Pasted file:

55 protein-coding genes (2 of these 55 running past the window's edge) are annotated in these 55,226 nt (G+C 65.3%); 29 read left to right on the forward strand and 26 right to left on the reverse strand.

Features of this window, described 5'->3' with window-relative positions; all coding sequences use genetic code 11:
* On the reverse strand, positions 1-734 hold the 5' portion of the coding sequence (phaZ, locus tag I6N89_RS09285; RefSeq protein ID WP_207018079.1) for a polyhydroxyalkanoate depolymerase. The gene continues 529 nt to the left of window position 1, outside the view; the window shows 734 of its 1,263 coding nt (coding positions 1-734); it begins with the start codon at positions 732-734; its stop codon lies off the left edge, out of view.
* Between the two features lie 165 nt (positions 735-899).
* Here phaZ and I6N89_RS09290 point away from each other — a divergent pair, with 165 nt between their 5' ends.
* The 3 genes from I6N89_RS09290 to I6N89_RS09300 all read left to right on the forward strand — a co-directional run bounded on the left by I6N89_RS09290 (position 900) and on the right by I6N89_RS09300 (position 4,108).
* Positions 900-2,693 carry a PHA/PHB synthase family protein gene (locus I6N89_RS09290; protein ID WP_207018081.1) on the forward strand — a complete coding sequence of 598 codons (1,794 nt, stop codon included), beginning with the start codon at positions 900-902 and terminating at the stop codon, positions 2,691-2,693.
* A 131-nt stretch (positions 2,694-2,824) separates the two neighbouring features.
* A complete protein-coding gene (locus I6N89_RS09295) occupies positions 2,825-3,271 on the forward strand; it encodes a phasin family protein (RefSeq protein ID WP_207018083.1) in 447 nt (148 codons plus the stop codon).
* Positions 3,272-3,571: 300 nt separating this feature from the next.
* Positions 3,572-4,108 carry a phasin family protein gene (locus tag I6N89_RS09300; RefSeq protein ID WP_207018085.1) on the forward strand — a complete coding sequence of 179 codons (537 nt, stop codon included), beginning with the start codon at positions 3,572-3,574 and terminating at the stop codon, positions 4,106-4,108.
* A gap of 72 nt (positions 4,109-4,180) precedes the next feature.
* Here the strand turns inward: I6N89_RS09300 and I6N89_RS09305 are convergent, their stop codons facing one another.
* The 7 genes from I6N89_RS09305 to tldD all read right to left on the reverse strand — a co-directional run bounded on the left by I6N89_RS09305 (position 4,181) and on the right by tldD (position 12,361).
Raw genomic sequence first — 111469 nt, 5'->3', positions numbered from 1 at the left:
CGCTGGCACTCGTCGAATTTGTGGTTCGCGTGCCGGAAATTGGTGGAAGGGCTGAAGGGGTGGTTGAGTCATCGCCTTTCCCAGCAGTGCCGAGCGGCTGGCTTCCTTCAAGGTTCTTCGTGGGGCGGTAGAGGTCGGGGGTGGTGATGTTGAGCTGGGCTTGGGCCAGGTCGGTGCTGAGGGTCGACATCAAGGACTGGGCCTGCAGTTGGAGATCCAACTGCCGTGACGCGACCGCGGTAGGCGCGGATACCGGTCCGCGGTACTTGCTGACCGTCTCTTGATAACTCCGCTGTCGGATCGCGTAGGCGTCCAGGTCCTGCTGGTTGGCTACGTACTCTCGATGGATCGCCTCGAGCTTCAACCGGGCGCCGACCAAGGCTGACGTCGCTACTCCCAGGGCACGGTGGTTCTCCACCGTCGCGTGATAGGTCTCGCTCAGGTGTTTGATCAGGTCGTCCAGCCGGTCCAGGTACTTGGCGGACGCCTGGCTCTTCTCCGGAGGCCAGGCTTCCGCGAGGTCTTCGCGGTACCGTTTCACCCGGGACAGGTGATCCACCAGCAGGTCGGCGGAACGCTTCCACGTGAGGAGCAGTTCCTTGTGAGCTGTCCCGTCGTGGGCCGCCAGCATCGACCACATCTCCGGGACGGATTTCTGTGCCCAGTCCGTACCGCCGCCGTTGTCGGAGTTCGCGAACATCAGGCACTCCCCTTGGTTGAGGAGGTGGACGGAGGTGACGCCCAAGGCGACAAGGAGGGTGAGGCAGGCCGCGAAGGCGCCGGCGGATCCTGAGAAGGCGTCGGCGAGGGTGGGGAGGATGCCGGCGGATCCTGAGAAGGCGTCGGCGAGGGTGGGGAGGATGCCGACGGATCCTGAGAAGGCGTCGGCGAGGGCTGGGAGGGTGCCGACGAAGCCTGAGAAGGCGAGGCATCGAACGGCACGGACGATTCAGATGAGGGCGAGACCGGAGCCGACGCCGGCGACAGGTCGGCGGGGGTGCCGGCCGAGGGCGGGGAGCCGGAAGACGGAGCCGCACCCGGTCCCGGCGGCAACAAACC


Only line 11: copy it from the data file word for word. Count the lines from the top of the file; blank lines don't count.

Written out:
* Positions 3,572-4,108 carry a phasin family protein gene (locus tag I6N89_RS09300; RefSeq protein ID WP_207018085.1) on the forward strand — a complete coding sequence of 179 codons (537 nt, stop codon included), beginning with the start codon at positions 3,572-3,574 and terminating at the stop codon, positions 4,106-4,108.